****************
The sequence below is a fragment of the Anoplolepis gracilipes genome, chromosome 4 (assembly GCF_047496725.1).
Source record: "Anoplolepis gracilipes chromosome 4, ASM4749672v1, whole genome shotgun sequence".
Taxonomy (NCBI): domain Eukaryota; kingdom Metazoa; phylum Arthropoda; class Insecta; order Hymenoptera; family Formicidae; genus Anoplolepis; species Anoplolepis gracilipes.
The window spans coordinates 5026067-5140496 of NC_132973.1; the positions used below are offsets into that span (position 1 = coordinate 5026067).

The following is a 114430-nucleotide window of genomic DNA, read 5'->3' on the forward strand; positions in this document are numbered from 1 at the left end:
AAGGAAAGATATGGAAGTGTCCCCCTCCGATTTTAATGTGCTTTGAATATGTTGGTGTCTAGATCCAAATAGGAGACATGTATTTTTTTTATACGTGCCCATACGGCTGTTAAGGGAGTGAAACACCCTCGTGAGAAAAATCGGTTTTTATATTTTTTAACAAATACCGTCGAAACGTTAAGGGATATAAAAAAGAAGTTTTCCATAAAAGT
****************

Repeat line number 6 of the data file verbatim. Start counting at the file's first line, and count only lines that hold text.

AAGGAAAGATATGGAAGTGTCCCCCTCCGATTTTAATGTGCTTTGAATATGTTGGTGTCTAGATCCAAATAGGAGACATGTATTTTTTTTATACGTGCCCATACGGCTGTTAAGGGAGTGAAACACCCTCGTGAGAAAAATCGGTTTTTATATTTTTTAACAAATACCGTCGAAACGTTAAGGGATATAAAAAAGAAGTTTTCCATAAAAGT